Using Facility Administrative Data to Inform Prevention and Improve the Clinical Management of COVID‑19 Infection, Illness, Hospitalization for Nursing Homes and Retirement Homes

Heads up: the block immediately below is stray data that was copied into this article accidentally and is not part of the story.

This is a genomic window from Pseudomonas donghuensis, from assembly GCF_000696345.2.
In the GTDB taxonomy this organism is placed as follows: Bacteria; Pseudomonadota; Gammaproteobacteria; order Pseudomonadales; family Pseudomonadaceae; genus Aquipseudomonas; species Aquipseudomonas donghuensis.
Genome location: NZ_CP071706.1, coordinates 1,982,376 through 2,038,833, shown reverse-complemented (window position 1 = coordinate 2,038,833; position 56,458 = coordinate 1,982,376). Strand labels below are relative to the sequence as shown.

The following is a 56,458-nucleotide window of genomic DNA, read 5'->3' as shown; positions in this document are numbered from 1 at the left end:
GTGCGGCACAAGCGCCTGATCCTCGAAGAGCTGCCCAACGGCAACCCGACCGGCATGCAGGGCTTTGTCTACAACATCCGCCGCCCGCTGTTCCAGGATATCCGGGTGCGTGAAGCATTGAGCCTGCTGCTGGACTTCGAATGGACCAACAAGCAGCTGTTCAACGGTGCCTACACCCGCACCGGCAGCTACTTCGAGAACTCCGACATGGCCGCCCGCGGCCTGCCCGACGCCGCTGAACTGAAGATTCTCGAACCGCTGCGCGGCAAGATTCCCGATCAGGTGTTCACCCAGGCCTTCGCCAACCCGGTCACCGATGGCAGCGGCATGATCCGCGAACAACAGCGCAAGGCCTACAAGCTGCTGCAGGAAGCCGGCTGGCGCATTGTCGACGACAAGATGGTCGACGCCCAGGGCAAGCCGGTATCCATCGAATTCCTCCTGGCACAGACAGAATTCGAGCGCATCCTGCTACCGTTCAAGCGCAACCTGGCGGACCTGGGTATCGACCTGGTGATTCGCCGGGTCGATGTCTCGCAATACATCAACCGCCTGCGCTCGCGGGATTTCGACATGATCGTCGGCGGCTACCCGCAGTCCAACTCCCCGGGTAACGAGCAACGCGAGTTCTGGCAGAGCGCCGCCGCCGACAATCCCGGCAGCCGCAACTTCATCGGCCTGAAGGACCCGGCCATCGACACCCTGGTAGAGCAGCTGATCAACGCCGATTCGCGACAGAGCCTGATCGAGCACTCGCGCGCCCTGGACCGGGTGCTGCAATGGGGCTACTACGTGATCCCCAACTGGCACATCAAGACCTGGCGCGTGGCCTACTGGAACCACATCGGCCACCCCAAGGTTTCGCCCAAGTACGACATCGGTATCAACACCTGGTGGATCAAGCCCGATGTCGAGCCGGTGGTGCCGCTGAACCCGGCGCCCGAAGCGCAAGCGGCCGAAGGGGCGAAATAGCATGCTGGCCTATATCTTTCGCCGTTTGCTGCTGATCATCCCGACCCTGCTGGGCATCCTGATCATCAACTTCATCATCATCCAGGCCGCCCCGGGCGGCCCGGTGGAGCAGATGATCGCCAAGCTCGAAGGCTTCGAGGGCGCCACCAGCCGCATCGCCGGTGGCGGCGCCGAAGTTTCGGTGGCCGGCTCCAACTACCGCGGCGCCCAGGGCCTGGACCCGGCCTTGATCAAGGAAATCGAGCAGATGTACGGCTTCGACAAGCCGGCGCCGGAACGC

Older adults are most vulnerable to developing complications from COVID‑19 leading to hospitalization or death. Among older adults, the COVID pandemic has had a profound impact on long-term care/nursing home residents who account for 60% of all COVID related deaths in Canada, and internationally. By virtue of living in congregate settings nursing home residents are more likely to contract COVID, and the underlying medical conditions that cause them to need nursing care make them particularly susceptible to COVID complications. This context requires knowledge of both i) individual-level chronic conditions, cognitive and physical impairments, and age-related disabilities, and ii) home-level factors including the physical environment, and staffing levels and mix. Moreover, individual- and home-level characteristics interact and must be studied jointly to understand, and reduce, COVID infections and complications. To date, these forces affecting resident vulnerability have not been addressed jointly. There is a need to disentangle individual-level features such as functional and physical impairments, and home-level features such as the percentage of part-time workers in a unit. However, not all features can be disentangled. Some operate jointly, not independently, and characterizing the interactions between individual and home characteristics is a key goal. We will address this by building a data repository combining both home-level and resident-level data. This will allow us to build prediction tools, including machine learning algorithms addressing interactions, to differentiate patients who may or may not do well with COVID, or its variants, in real-time to inform rapid decision-making. The unique contribution of our study is to employ electronic medical record (PointClickCare) data, including clinical frailty measures that are not available from other public health and provincial data centres, together with human resource and other operational administrative data.